Published online by Cambridge University Press: 05 March 2010
This article addresses the relative dearth of work on courtship and marriage motivations for early nineteenth-century England. Focusing on rural-industrial Lancashire, the article draws on a rare conjunction of sources: an autobiography, a series of love-letters and letters from friends, relating to the nascent textile entrepreneur David Whitehead and his intended wife Betty Wood. Triangulating these sources suggests that some of the seemingly dominant influences on courtship and marriage seen in other studies, such as the economic status of partners, family and kin, had little part in this drama. Rather, issues of love, destiny and, above all, religious suitability dictated the pace, content and outcome of the courtship process. Against this backdrop, it was Betty Wood, rather than David Whitehead, who held the levers of power in the courtship. The article also explores other aspects of courtship, most especially the relationship between courtship intensity/fragility and the spatial dynamics of the marriage market.
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16. O'Hara, Courtship and Constraint, pp. 37–8.
18. Frost, Promises Broken, p. 75.
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21. Frost, Promises Broken, p. 62.
22. The Whitehead Collection, which includes the autobiography and letters described here but also business and personal correspondence covering the duration of David's life, publications on the Whithead business, business cards, samples of cloth, periodic diaries and an extensive collection of Methodist ephemera, was originally split between two institutions (the Local Studies Library and Rossendale Museum) in Rawtenstall, Lancashire. All sources mentioned in this article were consulted and transcribed in these locations in the period 1994 to 1996. Subsequently parts of the collection have been moved to the Lancashire Record Office and David Whitehead's autobiography has been transcribed, Stanley Chapman, ed., The Autobiography of David Whitehead of Rawtenstall (1790–1865), Cotton Spinner and Merchant (Helmshore, 2001). All references are to this excellent edition. The original is written in bold hand with numerous deleted words or phrases and superscript additions. Whitehead crossed through some one hundred passages and moved them to different, often distant, pages, suggesting that he was trying to achieve some sort of chronological ordering.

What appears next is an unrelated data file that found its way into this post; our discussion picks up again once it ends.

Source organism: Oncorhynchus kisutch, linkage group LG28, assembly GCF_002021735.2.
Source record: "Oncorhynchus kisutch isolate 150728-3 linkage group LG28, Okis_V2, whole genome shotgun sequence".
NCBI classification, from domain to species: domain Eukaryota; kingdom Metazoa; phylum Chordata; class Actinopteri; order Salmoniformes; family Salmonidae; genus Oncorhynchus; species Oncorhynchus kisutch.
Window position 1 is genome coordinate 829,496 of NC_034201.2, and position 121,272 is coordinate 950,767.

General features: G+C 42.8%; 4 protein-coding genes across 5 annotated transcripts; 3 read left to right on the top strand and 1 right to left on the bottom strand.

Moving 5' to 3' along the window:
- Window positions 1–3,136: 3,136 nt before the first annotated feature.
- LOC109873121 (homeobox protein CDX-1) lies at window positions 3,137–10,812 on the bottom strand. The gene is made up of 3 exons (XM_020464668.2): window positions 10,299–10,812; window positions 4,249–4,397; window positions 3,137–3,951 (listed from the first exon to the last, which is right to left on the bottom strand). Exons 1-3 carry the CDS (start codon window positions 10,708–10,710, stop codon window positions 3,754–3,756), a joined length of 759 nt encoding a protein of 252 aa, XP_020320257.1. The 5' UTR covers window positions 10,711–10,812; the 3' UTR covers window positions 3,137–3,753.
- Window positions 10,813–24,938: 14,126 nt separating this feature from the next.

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25. Chapman, The Autobiography, p. 25.
26. Ibid., p. 19. Literacy was ‘at once a personal and a collective possession’ for David Vincent, Literacy and Popular Culture: England 1750–1914 (Cambridge, 1989), p. 49.
27. Chapman, The Autobiography, p. 41.
29. A transcript of the will is held at Rawtenstall Library.
31. Chapman, The Autobiography, p. 203.
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40. Chapman, The Autobiography, p.xv-xvii.
41. The precise motivation for writing is unclear, but the volume has an educative tone and may well have been regarded as a resource for the children.
44. For a recent survey see Rosemary O'Day, Women's Agency in Early Modern Britain and the American Colonies (London, 2004). We also see some of these themes played out in near contemporary autobiographies by other writers. See Chancellor, Victor, ed., Master and Artisan in Victorian England: The Diary of William Andrews and the Autobiography of Joseph Gutteridge (London, 1969), pp. 110 and 113Google Scholar.
45. Chapman, The Autobiography, p. 49.
46. On the cultural underpinning of marriage age disparities, see O'Day, Women's Agency, p. 75.
47. In casually saying that he was on a business errand when he first met Betty, David may have been establishing a face-saving mechanism in case things went wrong. I am grateful to Jane Humphries for this point.
48. Rossendale Museum. David Whitehead Letters, items 43 and 83.
49. Chapman, The Autobiography, p. 50.
52. See Fauve Chamoux, ‘Marriage, Widowhood’, p. 236, who argues that geographical endogamy at marriage often went hand in hand with marriage to the closest available relative. See also contributions to Naomi Miller and Naomi Yavneh, eds, Sibling Relations and Gender in the Early Modern World: Sisters, Brothers and Others (Aldershot, 2006).